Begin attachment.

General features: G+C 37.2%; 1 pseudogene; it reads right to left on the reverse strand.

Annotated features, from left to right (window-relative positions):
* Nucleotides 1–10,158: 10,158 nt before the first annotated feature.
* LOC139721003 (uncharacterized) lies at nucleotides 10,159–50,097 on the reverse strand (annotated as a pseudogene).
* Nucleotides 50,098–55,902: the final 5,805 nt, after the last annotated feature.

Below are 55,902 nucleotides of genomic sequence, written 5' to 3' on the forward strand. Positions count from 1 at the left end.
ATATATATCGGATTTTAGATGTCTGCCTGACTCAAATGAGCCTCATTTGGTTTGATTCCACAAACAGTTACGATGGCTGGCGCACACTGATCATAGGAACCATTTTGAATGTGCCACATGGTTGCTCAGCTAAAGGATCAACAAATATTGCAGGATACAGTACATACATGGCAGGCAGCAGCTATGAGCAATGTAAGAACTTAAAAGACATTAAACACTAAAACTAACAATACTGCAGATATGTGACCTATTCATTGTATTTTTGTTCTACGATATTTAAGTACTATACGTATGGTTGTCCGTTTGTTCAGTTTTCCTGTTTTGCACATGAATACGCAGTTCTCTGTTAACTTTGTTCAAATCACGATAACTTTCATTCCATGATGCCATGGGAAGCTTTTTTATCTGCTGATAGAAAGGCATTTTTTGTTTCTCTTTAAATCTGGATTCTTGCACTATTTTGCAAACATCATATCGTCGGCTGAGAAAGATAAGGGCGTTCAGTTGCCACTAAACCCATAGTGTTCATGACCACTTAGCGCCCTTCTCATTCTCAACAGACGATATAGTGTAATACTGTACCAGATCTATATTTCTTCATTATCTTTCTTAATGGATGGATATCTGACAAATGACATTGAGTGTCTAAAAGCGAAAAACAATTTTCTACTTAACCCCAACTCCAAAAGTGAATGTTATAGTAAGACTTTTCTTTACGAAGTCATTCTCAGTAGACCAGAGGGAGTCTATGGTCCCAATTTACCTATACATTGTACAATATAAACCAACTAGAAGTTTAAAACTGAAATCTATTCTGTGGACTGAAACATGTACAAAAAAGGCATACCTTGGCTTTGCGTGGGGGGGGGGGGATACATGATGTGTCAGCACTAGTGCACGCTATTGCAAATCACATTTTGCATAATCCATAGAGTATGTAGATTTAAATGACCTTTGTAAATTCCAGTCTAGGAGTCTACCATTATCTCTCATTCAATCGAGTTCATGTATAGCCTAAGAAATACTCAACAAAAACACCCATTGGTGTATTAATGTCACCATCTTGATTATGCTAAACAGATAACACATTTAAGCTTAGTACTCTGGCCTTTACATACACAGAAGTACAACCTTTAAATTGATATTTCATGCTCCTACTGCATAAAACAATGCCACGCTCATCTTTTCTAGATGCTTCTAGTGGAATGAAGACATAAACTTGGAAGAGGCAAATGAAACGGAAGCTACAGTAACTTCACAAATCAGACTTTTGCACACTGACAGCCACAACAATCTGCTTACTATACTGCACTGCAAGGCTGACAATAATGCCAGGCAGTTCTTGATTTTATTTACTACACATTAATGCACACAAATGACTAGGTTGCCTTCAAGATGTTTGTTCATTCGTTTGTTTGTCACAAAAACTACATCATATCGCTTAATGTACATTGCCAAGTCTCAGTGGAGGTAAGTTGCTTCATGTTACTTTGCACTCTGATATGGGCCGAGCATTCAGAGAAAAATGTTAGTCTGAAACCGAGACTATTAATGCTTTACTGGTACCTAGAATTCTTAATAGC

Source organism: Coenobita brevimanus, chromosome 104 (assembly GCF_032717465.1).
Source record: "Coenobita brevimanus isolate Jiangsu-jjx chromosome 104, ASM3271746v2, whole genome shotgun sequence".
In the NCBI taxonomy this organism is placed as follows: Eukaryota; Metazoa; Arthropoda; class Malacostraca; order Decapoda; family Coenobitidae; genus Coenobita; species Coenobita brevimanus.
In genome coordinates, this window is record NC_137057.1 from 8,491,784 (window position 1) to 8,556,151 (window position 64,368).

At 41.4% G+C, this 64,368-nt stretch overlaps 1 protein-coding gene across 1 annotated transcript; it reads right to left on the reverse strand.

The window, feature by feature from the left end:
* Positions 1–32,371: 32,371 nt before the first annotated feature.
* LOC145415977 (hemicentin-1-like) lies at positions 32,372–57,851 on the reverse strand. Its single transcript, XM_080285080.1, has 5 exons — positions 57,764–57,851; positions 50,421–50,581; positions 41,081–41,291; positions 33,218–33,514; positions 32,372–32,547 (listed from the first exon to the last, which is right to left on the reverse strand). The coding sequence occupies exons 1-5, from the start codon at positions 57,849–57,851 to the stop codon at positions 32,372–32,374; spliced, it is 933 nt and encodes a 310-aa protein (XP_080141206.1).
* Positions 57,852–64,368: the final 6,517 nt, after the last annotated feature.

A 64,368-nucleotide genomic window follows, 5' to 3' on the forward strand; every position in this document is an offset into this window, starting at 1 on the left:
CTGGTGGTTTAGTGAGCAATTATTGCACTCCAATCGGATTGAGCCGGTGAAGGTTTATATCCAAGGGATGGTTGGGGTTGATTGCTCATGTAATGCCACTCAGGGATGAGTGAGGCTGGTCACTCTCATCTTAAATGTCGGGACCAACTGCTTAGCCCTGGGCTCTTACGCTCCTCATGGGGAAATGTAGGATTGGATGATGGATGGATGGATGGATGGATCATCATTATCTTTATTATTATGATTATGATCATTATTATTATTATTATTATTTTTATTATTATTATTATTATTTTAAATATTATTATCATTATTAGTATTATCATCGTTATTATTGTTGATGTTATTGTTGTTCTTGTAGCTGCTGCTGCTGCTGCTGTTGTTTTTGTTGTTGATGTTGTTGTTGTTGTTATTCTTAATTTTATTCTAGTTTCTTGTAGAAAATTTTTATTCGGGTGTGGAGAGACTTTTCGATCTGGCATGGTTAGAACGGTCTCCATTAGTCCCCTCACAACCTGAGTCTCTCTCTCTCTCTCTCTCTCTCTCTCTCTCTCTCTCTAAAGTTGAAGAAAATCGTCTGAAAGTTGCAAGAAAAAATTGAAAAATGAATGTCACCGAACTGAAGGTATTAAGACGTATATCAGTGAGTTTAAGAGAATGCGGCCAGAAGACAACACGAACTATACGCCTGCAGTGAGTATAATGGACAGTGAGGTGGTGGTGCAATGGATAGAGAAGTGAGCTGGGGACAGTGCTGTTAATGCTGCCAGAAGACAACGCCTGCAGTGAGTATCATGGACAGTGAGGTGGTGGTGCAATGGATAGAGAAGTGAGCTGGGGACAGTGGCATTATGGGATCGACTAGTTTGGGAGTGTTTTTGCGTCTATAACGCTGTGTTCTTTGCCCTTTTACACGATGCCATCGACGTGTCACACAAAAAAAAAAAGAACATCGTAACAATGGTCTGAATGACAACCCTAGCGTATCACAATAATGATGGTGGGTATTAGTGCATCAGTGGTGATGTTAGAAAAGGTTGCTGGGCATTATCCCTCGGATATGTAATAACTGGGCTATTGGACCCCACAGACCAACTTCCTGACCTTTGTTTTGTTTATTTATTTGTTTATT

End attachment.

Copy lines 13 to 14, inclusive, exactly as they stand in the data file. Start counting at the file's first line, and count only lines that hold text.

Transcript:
The window, feature by feature from the left end:
* Positions 1–32,371: 32,371 nt before the first annotated feature.